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December 22, 2014
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Posted: Friday, August 22nd 2014 at 5:17pm

Carter challenges Brenau women to continue the struggle for gender equality throughout the world

By Staff
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ATLANTA - Brenau University Women’s College first-year students enjoyed the “chance of a lifetime” Friday when they had the opportunity to go one-on-one with President Jimmy Carter at a special program for them at the Carter Center in Atlanta.

The students’ first assignment as college freshmen is to read and write a report about Carter’s latest book, A Call to Action: Women, Religion, Violence, and Power. And if that is not pressure enough, Carter told Brenau President Ed Schrader and the student group that he wanted to read some of the students’ work when it was finished.

Carter, the 39th president of the United States, told the group that he agreed to meet with them because two very close friends, both Brenau alumnae, “told me I had to do it.” The two are Nancy Moore of St. Simons Island and Nan Powell of Williamsburg, Virginia. Both worked in Carter’s campaigns for Georgia governor and the presidency and the husbands of both were among the president’s closest advisers in key offices in the White House.

“But I would have done it anyway,” said Carter, adding that he planned to spend the rest of his life fighting for full equality for women around the globe, and he felt it was important to share his views with the group of Women’s College students whom he urged to help him carry out the fight.

One of the students asked whether the United States had improved its record in doing right by its female citizens since he began his presidency in 1977.

“We have gone down hill,” Carter said with his characteristic bluntness. And he cited a litany of examples of why he felt that way ranging from how rape and sexual assault victims are treated in the branches of the U.S. military, to absence of women in corner offices of major corporations and institutions to equal pay issues to the abysmal record of female office holders in state, local and national governments in the country.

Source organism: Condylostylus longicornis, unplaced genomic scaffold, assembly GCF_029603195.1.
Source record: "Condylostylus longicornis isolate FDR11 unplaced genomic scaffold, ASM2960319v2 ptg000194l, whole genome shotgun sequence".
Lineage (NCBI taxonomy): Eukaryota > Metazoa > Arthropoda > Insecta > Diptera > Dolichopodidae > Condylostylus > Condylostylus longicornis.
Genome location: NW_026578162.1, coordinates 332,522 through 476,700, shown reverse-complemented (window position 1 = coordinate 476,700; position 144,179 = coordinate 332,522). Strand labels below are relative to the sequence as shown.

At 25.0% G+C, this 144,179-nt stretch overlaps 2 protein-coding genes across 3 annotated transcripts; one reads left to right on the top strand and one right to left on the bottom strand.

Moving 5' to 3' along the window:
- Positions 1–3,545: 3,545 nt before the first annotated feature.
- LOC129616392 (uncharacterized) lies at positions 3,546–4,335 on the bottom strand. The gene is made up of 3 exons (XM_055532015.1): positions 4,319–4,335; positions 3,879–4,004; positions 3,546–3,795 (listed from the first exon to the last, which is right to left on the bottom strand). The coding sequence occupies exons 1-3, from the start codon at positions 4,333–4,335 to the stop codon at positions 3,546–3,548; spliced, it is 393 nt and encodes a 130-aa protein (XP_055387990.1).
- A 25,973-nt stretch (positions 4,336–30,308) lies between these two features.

There was also a lighter moment. Schrader brought a print of an Andy Warhol portrait of the president, twice signed by the artist, that is part of Brenau’s permanent art collection, and asked Carter to autograph it. The former U.S. president graciously complied, signing his name across the glass at the top of the portrait bigger than the famous signature of John Hancock on the Declaration of Independence.

After President Carter was elected, Warhol produced the black and white screenprint “Jimmy Carter III” as part of the “Inaugural Impressions” portfolio. This featured works by Warhol and other artists commemorating the inauguration. Brenau’s “Jimmy Carter III” is an extra print and un-editioned, donated to the university in 2013 by the Andy Warhol Foundation.

Brenau officials estimate that, once registration is complete, more than 200 new first-year students will join the Class of 2018 in the institution’s 136th year. Another 108 students have transferred to Brenau from other institutions.
The students all are subject to a required for-credit “first-year seminar” course and, in that, they all have a single book as a “common reader.” Their assignment is to start building their critical thinking skills with a detailed analysis of the book.

Schrader said he could think of no better work for this group to examine than Carter’s book. And Carter returned the compliment saying that “he was truly honored” that the group selected his book as its common reader.

Carter also admired the group’s bright green tee shirts. He pointed out that they were the same color adopted for his 1976 presidential campaign – against conventional wisdom of political experts who insist that campaign materials should always use either red, white or blue, or a combination thereof. When the group left, Carter had a new tee shirt with the legend “Class of 2018: Building the Ideal World.” That is a reference to “The Brenau Ideal,” a sort of mantra for Brenau students, which in part urges them “To be modestly conscious of the limitations of human knowledge and serenely confident of the limitless reaches of human endeavor.”

That, said Schrader, fits Carter to a tee.
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